1. K-State home
  2. »College of Veterinary Medicine
  3. »Kansas State Veterinary Diagnostic Laboratory
  4. »Resources
  5. »Newsletters and News
  6. »Diagnostic Insights
  7. »March 2021
  8. »Diagnosing Nutritional Issues in Beef Cattle: Part II

Kansas State Veterinary Diagnostic Laboratory

Kansas State Veterinary Diagnostic Laboratory
Kansas State University
1800 Denison Avenue
Manhattan, KS 66506
Get Directions

KSVDL Client Care
General Inquiries
785-532-5650 or
866-512-5650
Fax: 785-532-4835
clientcare@vet.k-state.edu

KSVDL Business Office
Billing Inquiries
785-532-3294 or
866-884-3867
Fax: 785-532-3502
vdlbusiness@vet.k-state.edu

Regular business hours:
8 am - 5 pm Mon.-Fri.
8 am - noon Sat.

banner

March 2021

Diagnosing Nutritional Issues in Beef Cattle: Part II

By Dr. Gregg Hanzlicek

 

The first article in this series (published in the January edition of Diagnostic Insights for Veterinarians) discussed diagnosing energy and protein malnutrition in cow-calf herds. This article discusses the diagnosis of macro mineral deficiencies.

Calcium is stored in large quantities in bone and homeostasis is minutely regulated by parathyroid hormone (PTH).Typically, when calcium issues are observed in beef cows they are secondary to hypomagnesemia and not primary calcium issues.1 Simply, to maintain calcium homeostasis, PTH requires magnesium to effectively bind with renal and bone receptors.

Magnesium deficiency is the most common macromineral deficiency observed in beef-cows during the calving season.Magnesium homeostasis is unique; although there is large amount of Magnesium stored in bone and teeth, the cow does not have an efficient, functional way to access these stores. Her metabolic magnesium requirements are almost entirely dependent on adequate dietary magnesium consumption and absorption.

Even when adequate magnesium is consumed, there are several other factors that can reduce its availability.1 1) As bovines age, their ability to absorb dietary magnesium decreases. 2) Magnesium availability is decreased in diets that contain large amounts of forage due to elevated rumen pH. 3) Excessive dietary potassium can interfere with the active transport of magnesium through the rumen wall. 4) Active magnesium transport through the rumen wall is decreased in diets that contain insufficient dietary sodium. 5) The physical form of magnesium oxide (the most common source of magnesium in mineral packs) can reduce availability. Coarse magnesium oxides are poorly available to the cow in comparison to finely ground forms. One or more of the above-mentioned factors can be present in a herd simultaneously.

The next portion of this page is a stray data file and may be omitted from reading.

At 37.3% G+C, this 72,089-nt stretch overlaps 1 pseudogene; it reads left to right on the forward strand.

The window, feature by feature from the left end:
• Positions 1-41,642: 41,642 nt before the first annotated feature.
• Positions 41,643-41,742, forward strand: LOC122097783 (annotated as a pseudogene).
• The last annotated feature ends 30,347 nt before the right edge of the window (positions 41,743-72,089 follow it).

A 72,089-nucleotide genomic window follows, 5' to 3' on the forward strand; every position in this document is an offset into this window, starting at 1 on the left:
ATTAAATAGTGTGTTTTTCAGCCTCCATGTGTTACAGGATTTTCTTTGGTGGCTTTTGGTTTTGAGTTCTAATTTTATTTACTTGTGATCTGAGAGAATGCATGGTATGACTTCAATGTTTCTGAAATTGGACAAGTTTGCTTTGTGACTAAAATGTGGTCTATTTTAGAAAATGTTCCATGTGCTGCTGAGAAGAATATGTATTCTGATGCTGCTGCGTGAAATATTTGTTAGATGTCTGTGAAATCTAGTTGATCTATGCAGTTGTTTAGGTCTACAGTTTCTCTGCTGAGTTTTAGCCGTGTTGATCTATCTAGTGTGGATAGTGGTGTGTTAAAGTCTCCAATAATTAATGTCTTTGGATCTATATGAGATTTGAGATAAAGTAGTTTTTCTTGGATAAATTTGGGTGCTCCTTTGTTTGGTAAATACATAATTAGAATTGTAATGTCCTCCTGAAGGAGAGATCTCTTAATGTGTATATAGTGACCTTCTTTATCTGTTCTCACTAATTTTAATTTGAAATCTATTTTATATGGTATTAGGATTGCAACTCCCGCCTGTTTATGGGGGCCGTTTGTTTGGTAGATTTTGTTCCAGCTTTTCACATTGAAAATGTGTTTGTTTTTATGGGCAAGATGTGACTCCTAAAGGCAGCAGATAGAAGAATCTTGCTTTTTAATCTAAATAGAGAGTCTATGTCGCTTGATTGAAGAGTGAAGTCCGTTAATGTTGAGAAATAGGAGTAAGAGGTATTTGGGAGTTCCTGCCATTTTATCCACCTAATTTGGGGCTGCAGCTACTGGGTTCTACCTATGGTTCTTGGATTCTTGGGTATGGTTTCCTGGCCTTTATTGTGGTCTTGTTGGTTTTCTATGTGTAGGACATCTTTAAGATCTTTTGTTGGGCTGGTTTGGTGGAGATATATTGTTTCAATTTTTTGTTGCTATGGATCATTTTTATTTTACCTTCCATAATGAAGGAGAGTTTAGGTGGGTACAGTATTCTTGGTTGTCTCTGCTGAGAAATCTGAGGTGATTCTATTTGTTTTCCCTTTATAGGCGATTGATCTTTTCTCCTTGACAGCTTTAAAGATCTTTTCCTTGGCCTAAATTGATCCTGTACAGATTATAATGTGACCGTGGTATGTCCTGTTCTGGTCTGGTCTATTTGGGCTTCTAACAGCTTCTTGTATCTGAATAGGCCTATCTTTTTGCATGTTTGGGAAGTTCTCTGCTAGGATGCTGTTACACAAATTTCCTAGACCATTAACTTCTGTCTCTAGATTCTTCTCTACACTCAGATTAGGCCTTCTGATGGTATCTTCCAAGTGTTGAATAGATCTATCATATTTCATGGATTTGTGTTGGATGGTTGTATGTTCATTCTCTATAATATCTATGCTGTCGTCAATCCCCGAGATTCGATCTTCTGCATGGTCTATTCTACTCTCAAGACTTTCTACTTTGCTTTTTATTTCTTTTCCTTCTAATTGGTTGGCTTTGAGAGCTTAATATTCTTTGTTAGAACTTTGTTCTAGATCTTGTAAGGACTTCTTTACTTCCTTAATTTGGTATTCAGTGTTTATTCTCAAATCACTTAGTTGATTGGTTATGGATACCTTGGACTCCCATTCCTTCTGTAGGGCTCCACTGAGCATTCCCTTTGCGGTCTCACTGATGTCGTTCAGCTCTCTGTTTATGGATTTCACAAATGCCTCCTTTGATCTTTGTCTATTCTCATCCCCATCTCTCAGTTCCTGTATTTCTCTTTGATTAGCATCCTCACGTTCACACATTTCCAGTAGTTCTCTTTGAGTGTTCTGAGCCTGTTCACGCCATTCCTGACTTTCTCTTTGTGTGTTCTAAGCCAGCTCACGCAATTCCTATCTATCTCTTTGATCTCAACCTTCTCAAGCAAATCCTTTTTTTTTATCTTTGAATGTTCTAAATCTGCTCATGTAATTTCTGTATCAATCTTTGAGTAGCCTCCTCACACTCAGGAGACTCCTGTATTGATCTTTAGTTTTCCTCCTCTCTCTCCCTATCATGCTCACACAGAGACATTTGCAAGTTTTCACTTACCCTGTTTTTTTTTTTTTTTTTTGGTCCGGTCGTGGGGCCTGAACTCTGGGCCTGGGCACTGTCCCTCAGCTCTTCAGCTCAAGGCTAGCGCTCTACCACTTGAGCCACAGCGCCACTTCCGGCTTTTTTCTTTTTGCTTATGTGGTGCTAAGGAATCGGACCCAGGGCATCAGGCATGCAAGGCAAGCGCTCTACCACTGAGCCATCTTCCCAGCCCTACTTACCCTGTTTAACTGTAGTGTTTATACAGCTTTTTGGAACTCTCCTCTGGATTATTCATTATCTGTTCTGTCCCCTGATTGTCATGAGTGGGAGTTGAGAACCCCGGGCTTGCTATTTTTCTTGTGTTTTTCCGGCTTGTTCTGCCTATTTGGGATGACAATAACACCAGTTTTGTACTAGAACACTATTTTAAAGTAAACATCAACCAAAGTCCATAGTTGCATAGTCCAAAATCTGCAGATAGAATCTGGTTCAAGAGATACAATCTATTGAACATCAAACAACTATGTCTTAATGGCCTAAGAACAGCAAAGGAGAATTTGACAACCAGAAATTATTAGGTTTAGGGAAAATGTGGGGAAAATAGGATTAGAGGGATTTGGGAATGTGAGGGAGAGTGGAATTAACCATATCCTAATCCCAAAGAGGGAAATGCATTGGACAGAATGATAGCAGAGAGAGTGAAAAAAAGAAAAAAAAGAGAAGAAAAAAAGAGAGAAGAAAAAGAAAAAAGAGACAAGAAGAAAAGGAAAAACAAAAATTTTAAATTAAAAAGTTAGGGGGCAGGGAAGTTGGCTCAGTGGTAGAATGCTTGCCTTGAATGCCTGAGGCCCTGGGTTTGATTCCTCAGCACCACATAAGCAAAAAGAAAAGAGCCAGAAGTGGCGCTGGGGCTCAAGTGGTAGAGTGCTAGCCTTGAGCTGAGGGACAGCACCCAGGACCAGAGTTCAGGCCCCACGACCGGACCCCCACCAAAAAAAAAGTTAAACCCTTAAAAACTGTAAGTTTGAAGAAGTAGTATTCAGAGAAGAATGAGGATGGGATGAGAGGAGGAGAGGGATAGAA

Antemortem diagnosis of deficiencies:

Antemortem subclinical hypomagnesemia diagnosis is accomplished by sampling 12-18 normal healthy adult cows (in any group that contains 300). If 20% or more of the serum samples contain <1.9 mg/dL magnesium, there is evidence that the herd is experiencing hypomagnesemia. The same samples can be used for subclinical calcium analysis. If 20% or more of the samples contain <8.0 mg/dL calcium, hypocalcemia is likely a herd issue.

Postmortem diagnosis of deficiencies:

Postmortem ocular tests should not be the sole diagnostic criteria, but more appropriately should be used in conjunction with other information including, clinical signs, history, diet, etc.

nutritional issues beef cattle

Ocular magnesium concentrations can significantly change 48 hours post death. Values may increase if cellular debris is present and decrease if bacterial contamination has occurred.2 One way to estimate the time-of-death is through ocular potassium analysis. Although there are no clear time of death guidelines for bovines, research suggests potassium levels increase approximately 2.5 mEq/L every 12 hours after death.4 Normal ocular fluid potassium concentration is approximately 30% lower than serum concentrations.5 Therefore, an ocular fluid concentration of 10.0 mEq/L would suggest the time of death was not within the previous 48 hours, and the assay magnesium levels may not reflect true magnesium or calcium status.

More information

KSVDL’s postmortem hypomagnesemia panel (CP-2216) includes both magnesium and potassium.

See our YouTube video on how to collect aqueous and vitreous humor, please follow this link: Sampling ocular fluids

Overview video by Dr. Gregg Hanzlicek

 

References: 

  1. Goff. Calcium and Magnesium Disorders. Veterinary Clinics of North America. 2014 (30) 359-381
  2. Edwards, Foster, Livesey. Use of Ocular Fluids to Aid Postmortem Diagnosis in Cattle and Sheep. In Practice. 2009 (31) 22-25
  3. McCoy, Hutchinson, Davison, et al. Postmortem Biochemical Markers of Experimentally Induced Hypomagnesemia Tetany in Cattle. The Veterinary Record. 2001 (148), 268-273
  4. Lincoln, Lane. Postmortem Chemical Analysis of Vitreous Humor as a Diagnostic Aid in Cattle. Modern Veterinary Practice: Food Animal. 1985 (65) 883-886
  5. Cornell University College of Veterinary Medicine: eClinpath. 2021 https://eclinpath.com/chemistry/ocular-fluids/

NEXT: Neonatal Diarrhea PCR: 2020
Return to Index